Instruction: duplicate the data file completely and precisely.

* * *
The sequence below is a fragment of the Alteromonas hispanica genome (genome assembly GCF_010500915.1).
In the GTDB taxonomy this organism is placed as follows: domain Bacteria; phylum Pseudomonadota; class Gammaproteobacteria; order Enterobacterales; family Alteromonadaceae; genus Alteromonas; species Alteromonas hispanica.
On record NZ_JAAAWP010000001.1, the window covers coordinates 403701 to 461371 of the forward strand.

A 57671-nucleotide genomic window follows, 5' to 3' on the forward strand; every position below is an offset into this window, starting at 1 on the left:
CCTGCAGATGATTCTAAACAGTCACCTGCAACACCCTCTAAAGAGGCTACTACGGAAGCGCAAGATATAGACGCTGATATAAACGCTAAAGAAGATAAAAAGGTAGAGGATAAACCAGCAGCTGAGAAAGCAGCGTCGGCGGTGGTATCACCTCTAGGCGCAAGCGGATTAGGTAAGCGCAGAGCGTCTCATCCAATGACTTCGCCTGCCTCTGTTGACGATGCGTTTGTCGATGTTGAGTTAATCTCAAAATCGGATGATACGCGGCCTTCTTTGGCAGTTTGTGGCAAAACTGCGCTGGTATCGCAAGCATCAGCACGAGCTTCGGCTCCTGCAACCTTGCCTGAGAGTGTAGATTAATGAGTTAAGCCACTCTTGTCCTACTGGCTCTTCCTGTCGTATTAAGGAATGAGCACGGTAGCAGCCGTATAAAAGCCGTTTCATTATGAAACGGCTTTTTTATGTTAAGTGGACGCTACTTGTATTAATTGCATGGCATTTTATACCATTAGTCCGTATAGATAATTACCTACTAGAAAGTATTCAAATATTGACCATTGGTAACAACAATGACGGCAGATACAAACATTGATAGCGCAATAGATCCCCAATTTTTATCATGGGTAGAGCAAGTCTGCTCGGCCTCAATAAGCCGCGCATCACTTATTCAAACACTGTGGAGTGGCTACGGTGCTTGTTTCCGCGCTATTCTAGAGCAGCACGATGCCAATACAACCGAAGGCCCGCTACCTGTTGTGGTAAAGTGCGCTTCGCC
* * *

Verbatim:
The sequence below is a fragment of the Alteromonas hispanica genome (genome assembly GCF_010500915.1).
In the GTDB taxonomy this organism is placed as follows: domain Bacteria; phylum Pseudomonadota; class Gammaproteobacteria; order Enterobacterales; family Alteromonadaceae; genus Alteromonas; species Alteromonas hispanica.
On record NZ_JAAAWP010000001.1, the window covers coordinates 403701 to 461371 of the forward strand.

A 57671-nucleotide genomic window follows, 5' to 3' on the forward strand; every position below is an offset into this window, starting at 1 on the left:
CCTGCAGATGATTCTAAACAGTCACCTGCAACACCCTCTAAAGAGGCTACTACGGAAGCGCAAGATATAGACGCTGATATAAACGCTAAAGAAGATAAAAAGGTAGAGGATAAACCAGCAGCTGAGAAAGCAGCGTCGGCGGTGGTATCACCTCTAGGCGCAAGCGGATTAGGTAAGCGCAGAGCGTCTCATCCAATGACTTCGCCTGCCTCTGTTGACGATGCGTTTGTCGATGTTGAGTTAATCTCAAAATCGGATGATACGCGGCCTTCTTTGGCAGTTTGTGGCAAAACTGCGCTGGTATCGCAAGCATCAGCACGAGCTTCGGCTCCTGCAACCTTGCCTGAGAGTGTAGATTAATGAGTTAAGCCACTCTTGTCCTACTGGCTCTTCCTGTCGTATTAAGGAATGAGCACGGTAGCAGCCGTATAAAAGCCGTTTCATTATGAAACGGCTTTTTTATGTTAAGTGGACGCTACTTGTATTAATTGCATGGCATTTTATACCATTAGTCCGTATAGATAATTACCTACTAGAAAGTATTCAAATATTGACCATTGGTAACAACAATGACGGCAGATACAAACATTGATAGCGCAATAGATCCCCAATTTTTATCATGGGTAGAGCAAGTCTGCTCGGCCTCAATAAGCCGCGCATCACTTATTCAAACACTGTGGAGTGGCTACGGTGCTTGTTTCCGCGCTATTCTAGAGCAGCACGATGCCAATACAACCGAAGGCCCGCTACCTGTTGTGGTAAAGTGCGCTTCGCC